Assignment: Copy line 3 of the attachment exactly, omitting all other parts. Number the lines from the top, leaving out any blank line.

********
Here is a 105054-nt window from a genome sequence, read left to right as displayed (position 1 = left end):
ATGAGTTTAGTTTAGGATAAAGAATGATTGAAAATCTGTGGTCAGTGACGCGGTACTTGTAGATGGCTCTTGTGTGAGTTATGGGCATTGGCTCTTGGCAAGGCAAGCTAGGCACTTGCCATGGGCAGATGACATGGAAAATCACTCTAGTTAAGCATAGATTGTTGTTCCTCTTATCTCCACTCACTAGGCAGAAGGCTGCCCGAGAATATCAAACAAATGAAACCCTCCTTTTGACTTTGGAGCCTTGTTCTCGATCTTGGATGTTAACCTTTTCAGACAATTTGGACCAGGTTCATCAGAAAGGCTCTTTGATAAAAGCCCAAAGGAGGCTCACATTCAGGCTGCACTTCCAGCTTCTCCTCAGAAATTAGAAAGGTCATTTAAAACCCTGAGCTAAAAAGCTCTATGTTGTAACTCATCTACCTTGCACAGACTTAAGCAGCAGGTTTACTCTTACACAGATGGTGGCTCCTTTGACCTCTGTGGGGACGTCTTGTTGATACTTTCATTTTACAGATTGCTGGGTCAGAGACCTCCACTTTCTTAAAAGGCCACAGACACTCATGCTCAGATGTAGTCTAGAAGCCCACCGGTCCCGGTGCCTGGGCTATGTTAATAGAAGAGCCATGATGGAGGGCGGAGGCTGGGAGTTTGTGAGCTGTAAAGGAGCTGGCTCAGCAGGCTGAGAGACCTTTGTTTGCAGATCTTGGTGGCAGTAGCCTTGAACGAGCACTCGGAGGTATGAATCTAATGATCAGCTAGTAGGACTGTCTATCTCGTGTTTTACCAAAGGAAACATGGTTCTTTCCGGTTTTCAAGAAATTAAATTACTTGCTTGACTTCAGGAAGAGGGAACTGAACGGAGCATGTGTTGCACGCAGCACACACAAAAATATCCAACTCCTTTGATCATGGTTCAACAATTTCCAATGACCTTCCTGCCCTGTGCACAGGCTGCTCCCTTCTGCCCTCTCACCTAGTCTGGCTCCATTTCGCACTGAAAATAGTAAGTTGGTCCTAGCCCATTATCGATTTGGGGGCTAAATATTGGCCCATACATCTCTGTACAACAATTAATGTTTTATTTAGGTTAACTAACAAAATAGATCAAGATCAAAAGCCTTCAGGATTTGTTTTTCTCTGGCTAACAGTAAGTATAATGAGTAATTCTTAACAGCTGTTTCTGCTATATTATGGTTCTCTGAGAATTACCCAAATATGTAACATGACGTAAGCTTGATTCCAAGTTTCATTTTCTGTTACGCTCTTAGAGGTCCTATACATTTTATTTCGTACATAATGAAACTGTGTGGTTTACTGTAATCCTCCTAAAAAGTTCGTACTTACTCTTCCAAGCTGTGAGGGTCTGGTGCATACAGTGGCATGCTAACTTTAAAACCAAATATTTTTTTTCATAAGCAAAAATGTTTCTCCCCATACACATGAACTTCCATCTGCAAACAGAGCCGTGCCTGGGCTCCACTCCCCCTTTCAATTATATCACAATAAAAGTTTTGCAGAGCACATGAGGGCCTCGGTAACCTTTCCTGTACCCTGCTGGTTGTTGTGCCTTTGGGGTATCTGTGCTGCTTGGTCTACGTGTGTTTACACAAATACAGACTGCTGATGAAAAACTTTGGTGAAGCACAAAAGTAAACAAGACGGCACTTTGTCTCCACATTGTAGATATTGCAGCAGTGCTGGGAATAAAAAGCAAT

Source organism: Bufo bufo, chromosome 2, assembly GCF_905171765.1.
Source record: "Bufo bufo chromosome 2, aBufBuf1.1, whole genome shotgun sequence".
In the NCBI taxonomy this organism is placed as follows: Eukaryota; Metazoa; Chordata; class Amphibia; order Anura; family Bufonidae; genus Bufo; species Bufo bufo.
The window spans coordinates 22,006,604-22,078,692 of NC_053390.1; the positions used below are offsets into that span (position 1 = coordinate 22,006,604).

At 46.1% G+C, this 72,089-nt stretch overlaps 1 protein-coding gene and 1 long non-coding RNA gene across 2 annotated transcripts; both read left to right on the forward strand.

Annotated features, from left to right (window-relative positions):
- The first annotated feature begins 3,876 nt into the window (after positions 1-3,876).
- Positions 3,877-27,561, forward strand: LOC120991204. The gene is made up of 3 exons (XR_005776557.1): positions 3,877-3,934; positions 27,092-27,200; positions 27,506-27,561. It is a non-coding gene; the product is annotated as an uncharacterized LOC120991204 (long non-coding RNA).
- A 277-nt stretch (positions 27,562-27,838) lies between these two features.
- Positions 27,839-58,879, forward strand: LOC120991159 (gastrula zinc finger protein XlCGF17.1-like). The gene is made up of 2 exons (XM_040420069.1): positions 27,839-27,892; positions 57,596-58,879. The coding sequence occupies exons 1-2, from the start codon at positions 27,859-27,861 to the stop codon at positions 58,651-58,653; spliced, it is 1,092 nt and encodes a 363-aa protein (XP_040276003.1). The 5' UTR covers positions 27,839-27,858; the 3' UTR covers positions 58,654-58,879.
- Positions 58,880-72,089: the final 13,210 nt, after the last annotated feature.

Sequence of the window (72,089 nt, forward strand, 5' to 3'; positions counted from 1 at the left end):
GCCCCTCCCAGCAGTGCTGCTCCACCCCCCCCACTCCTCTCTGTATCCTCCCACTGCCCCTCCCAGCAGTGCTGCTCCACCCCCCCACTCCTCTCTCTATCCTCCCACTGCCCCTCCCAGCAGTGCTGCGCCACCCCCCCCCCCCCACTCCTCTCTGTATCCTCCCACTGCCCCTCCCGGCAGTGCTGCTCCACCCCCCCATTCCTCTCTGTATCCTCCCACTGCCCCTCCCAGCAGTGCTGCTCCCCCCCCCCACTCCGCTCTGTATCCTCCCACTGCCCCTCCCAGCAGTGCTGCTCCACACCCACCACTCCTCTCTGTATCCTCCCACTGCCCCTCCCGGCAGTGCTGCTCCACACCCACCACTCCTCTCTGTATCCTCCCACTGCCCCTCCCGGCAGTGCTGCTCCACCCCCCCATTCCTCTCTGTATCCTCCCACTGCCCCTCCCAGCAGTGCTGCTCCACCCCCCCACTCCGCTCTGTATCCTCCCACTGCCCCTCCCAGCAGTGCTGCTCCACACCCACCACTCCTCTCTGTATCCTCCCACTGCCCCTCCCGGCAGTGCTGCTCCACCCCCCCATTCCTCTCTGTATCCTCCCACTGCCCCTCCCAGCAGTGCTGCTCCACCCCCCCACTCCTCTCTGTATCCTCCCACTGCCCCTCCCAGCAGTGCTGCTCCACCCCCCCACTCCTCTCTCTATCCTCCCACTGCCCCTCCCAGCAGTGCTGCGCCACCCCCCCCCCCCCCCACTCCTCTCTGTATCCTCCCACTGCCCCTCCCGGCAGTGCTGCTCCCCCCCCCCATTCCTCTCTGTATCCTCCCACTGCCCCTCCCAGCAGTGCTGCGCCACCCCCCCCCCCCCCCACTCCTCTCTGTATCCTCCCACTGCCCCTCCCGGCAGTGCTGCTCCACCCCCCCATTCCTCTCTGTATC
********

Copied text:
Source organism: Bufo bufo, chromosome 2, assembly GCF_905171765.1.